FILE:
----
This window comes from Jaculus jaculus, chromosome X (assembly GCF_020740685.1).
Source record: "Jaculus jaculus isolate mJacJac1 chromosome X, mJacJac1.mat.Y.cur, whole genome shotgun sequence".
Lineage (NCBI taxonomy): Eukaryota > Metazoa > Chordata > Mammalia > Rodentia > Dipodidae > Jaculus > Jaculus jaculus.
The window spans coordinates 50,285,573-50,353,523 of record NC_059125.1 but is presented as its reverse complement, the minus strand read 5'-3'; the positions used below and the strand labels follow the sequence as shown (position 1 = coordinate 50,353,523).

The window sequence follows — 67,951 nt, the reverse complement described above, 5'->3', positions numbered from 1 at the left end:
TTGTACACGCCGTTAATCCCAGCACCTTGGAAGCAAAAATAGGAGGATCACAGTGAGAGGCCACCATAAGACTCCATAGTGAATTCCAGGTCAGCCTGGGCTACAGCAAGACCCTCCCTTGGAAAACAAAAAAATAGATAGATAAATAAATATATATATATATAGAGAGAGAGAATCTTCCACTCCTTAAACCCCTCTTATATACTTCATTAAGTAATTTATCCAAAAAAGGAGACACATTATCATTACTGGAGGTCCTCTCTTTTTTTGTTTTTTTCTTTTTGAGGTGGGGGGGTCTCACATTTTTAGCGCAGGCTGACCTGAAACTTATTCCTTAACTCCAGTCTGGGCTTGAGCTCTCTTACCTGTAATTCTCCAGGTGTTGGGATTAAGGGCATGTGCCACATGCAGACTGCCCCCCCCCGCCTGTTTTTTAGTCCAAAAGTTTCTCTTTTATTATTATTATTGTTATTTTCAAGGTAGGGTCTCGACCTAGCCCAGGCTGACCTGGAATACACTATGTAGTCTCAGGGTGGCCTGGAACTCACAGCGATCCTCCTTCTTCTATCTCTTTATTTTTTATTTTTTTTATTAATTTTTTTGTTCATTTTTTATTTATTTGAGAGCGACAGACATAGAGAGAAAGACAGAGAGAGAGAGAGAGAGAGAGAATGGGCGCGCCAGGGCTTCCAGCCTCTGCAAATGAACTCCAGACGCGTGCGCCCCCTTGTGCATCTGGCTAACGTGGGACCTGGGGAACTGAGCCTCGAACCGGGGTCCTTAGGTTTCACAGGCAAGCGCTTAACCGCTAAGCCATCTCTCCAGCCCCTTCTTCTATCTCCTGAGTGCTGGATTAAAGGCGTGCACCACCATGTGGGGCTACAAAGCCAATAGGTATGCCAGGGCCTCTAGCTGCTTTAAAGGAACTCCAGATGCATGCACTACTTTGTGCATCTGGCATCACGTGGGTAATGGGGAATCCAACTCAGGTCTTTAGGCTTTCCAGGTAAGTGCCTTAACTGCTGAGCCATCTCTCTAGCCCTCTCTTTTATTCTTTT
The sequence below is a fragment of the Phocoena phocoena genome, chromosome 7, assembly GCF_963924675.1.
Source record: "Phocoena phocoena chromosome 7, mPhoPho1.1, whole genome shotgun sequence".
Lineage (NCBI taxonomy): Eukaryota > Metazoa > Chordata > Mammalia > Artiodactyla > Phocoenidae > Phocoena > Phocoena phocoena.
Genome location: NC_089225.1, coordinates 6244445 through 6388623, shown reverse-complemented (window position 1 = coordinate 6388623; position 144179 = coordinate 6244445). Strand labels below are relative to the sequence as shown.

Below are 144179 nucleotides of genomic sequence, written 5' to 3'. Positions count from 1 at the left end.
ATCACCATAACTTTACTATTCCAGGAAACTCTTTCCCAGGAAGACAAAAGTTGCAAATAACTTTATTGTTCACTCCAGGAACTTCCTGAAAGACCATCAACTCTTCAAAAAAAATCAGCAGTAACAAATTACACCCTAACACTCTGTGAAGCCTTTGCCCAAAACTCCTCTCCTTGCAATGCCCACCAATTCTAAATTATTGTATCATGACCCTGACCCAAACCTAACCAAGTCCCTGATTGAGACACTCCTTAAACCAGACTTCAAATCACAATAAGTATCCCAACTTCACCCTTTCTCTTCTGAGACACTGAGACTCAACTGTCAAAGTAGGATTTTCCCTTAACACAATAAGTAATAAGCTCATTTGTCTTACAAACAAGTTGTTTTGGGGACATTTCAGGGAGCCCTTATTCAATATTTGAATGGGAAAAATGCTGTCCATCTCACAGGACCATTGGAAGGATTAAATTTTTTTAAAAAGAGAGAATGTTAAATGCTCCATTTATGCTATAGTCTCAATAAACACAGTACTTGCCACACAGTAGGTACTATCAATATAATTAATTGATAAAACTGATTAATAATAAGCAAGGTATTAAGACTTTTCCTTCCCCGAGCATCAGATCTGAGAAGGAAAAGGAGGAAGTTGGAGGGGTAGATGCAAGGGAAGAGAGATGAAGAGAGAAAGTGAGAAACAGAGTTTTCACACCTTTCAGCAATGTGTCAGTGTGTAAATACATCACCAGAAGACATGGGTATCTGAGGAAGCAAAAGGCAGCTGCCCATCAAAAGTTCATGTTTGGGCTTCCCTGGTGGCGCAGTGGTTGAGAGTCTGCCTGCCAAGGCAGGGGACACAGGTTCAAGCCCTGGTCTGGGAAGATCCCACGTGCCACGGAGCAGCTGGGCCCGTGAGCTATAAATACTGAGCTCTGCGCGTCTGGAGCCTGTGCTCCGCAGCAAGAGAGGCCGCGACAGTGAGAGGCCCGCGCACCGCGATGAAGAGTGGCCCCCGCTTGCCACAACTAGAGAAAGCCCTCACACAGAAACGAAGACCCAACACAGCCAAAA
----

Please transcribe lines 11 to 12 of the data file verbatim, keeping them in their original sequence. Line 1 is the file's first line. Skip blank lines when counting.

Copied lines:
Below are 144179 nucleotides of genomic sequence, written 5' to 3'. Positions count from 1 at the left end.
ATCACCATAACTTTACTATTCCAGGAAACTCTTTCCCAGGAAGACAAAAGTTGCAAATAACTTTATTGTTCACTCCAGGAACTTCCTGAAAGACCATCAACTCTTCAAAAAAAATCAGCAGTAACAAATTACACCCTAACACTCTGTGAAGCCTTTGCCCAAAACTCCTCTCCTTGCAATGCCCACCAATTCTAAATTATTGTATCATGACCCTGACCCAAACCTAACCAAGTCCCTGATTGAGACACTCCTTAAACCAGACTTCAAATCACAATAAGTATCCCAACTTCACCCTTTCTCTTCTGAGACACTGAGACTCAACTGTCAAAGTAGGATTTTCCCTTAACACAATAAGTAATAAGCTCATTTGTCTTACAAACAAGTTGTTTTGGGGACATTTCAGGGAGCCCTTATTCAATATTTGAATGGGAAAAATGCTGTCCATCTCACAGGACCATTGGAAGGATTAAATTTTTTTAAAAAGAGAGAATGTTAAATGCTCCATTTATGCTATAGTCTCAATAAACACAGTACTTGCCACACAGTAGGTACTATCAATATAATTAATTGATAAAACTGATTAATAATAAGCAAGGTATTAAGACTTTTCCTTCCCCGAGCATCAGATCTGAGAAGGAAAAGGAGGAAGTTGGAGGGGTAGATGCAAGGGAAGAGAGATGAAGAGAGAAAGTGAGAAACAGAGTTTTCACACCTTTCAGCAATGTGTCAGTGTGTAAATACATCACCAGAAGACATGGGTATCTGAGGAAGCAAAAGGCAGCTGCCCATCAAAAGTTCATGTTTGGGCTTCCCTGGTGGCGCAGTGGTTGAGAGTCTGCCTGCCAAGGCAGGGGACACAGGTTCAAGCCCTGGTCTGGGAAGATCCCACGTGCCACGGAGCAGCTGGGCCCGTGAGCTATAAATACTGAGCTCTGCGCGTCTGGAGCCTGTGCTCCGCAGCAAGAGAGGCCGCGACAGTGAGAGGCCCGCGCACCGCGATGAAGAGTGGCCCCCGCTTGCCACAACTAGAGAAAGCCCTCACACAGAAACGAAGACCCAACACAGCCAAAA